It has been two years since three Gulf countries and Egypt placed an economic blockade on Qatar, to which Qatar responded by implementing a series of reforms, seeking out new trade partners and amplifying economic diversification efforts. How effective have these measures proved?
On June 5, 2017 Saudi Arabia, the UAE, Egypt and Bahrain announced the implementation of an air, sea and land blockade of Qatar. This came after they accused the government of supporting terrorism in the region, a claim that Qatar has refuted.
Given that prior to the blockade some 60% of Qatari trade moved through either Saudi Arabia or the UAE, officials at once began implementing measures to protect the economy from disruption.
See also: The Report – Qatar 2019
Building new connections
An immediate effect was the re-orientation of Qatar’s trade away from its Gulf neighbours.
Data from the OECD showed imports to Qatar fell by some 40% immediately after the announcement of the blockade, as the sanctions cut off the country’s main trade routes.
Iran and Turkey offered assistance by delivering various consumer products by ship and plane, while Iran also opened its airspace to commercial flights headed to Qatar, offsetting the closure of connections with the blockading countries.
The trend has continued over the past two years, with Qatar shifting its trade relationships towards new partners.
According to data from the Ministry of Development Planning and Statistics, business with the GCC dropped from 11.1% of overall trade in the first half of 2017 to just 3.9% in the corresponding period of 2018. Meanwhile, trade with Asia – led by Japan, South Korea and China, in addition to Turkey – increased from 61% to 69.5% of the total over the same period.
This realignment has been supported by the partial opening of the $7.4bn Hamad Port in September 2017. The port will have an annual capacity of 7.5m twenty-foot equivalent units once fully operational next year, facilitating a significant expansion in trade capacity.
The blockade has also fuelled greater self-sufficiency in sectors such as agriculture.
Since 2017 Qatar has imported thousands of cows and chickens, rapidly expanding domestic agricultural capacity. The country now produces all of its own dairy and fresh poultry, whereas in 2017 domestic production of each stood at only 20% and 10%, respectively. In 2019 the country even began exporting milk to Afghanistan, Oman and Yemen.
Reforms boost international investment
The past two years have also seen Qatar implement a series of reforms aimed at stimulating foreign direct investment (FDI).
At the start of 2019 the government enacted a law allowing foreign nationals to own 100% of shares in Qatari businesses across almost all sectors. This followed the Qatar Financial Centre’s unveiling in August last year of a five-year, $2bn incentive programme designed to bring in international firms.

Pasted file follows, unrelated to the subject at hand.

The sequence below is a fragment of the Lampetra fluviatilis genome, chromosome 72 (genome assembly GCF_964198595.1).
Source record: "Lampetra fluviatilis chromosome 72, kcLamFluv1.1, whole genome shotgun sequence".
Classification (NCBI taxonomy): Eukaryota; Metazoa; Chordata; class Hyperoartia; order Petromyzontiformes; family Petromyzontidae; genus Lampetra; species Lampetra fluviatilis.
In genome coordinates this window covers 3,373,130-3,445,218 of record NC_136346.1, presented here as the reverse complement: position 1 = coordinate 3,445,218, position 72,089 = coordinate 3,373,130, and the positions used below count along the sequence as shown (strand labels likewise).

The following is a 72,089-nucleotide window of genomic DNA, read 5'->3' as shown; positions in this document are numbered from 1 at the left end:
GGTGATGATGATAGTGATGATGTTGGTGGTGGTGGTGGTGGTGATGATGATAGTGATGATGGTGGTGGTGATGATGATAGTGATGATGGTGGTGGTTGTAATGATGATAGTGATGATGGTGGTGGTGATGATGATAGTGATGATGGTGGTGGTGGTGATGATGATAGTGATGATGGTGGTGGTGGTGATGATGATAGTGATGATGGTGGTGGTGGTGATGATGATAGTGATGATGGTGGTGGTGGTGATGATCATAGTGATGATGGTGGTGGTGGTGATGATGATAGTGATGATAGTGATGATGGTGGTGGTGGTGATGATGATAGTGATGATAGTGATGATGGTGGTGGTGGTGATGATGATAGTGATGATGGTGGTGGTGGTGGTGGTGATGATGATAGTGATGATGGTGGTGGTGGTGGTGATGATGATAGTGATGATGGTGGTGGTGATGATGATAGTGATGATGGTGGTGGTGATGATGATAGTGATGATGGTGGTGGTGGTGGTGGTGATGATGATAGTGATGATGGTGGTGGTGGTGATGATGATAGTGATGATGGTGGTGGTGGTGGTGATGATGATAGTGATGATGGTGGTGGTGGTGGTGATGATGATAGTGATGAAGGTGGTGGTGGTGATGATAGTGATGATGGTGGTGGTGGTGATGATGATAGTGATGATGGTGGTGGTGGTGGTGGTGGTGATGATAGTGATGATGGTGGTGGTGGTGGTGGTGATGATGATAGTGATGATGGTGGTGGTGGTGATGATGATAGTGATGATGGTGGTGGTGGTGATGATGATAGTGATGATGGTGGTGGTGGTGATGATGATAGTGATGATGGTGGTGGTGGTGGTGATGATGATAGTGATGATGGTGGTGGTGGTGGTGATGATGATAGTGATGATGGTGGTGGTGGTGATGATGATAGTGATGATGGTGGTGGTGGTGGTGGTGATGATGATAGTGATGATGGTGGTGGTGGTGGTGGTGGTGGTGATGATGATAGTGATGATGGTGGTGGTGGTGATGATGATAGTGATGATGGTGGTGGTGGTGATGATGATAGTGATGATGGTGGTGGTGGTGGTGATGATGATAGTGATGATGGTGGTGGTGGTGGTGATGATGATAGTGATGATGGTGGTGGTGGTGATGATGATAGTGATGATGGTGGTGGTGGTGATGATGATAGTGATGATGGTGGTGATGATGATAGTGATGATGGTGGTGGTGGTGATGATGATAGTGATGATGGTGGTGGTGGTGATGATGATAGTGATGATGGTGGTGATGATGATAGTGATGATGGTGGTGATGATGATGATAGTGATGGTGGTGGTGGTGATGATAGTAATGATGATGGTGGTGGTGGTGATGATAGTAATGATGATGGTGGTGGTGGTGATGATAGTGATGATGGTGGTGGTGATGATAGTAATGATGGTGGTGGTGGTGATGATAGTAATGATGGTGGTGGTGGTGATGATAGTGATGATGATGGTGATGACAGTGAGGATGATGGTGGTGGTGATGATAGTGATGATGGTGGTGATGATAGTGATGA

Complementing these measures is the launch of Qatar’s inaugural special economic zones (SEZs). Both the 34-sq-km Um Al Houl SEZ, located next to Hamad Port, and the 4-sq-km Ras Bufontas site, next to Hamad International Airport in Doha, are expected to open in the second half of this year.
The first will focus on maritime industries, petrochemicals, building materials and logistics, while the second is expected to feature investment opportunities for companies operating in aerospace and advanced technologies.
These developments come in the context of a sharp drop in inbound FDI.
While net FDI inflows rose 31.3% to $986m in 2017, last year saw $2.2bn in net outflows, according to the UN Conference on Trade and Development’s “World Investment Report 2019”, reflecting increased caution among international investors.
Real estate and retail impacted
The real estate and retail sectors, in particular, have felt the impact of a drop-off in trade with Gulf neighbours.
Residential and office prices have fallen by about 10% since mid-2017, while rents are down 20%. Extra supply that will enter the market in the lead-up to the 2022 FIFA World Cup is expected to exert further downward pressure on prices.
Retail has also suffered as a result of the decrease in Saudi and Emirati visitors, while the doubling of retail space since 2015 to 1.4m sq metres has led to concerns of oversupply.
Weathering the storm
However, despite facing these significant challenges, the broader Qatari economy has continued to grow.
GDP expanded by 1.6% in 2017 and 2.2% last year, according to the IMF, with the economy forecast to expand by 2.6% in 2019, well above the 0.3% average predicted for the Middle East.
“Qatar’s economy has successfully absorbed the shocks from the 2014-16 drop in hydrocarbon[s] prices and the 2017 diplomatic rift,” the IMF said in a statement on June 3.
Increased natural gas production, major infrastructure investment and the use of significant financial reserves from the country’s sovereign wealth fund have all been highlighted as contributing factors to the stabilisation of the economy.
Economic optimism is similarly visible among members of the local business community. Some 84% of the CEOs surveyed in the February 2019 edition of the Oxford Business Group: Qatar Business Barometer were either positive or very positive about local business conditions in the year ahead. This sentiment was expressed by local and foreign executives alike: just under half (43%) of respondents were heads of non-local companies, of which 85% had positive or very positive views.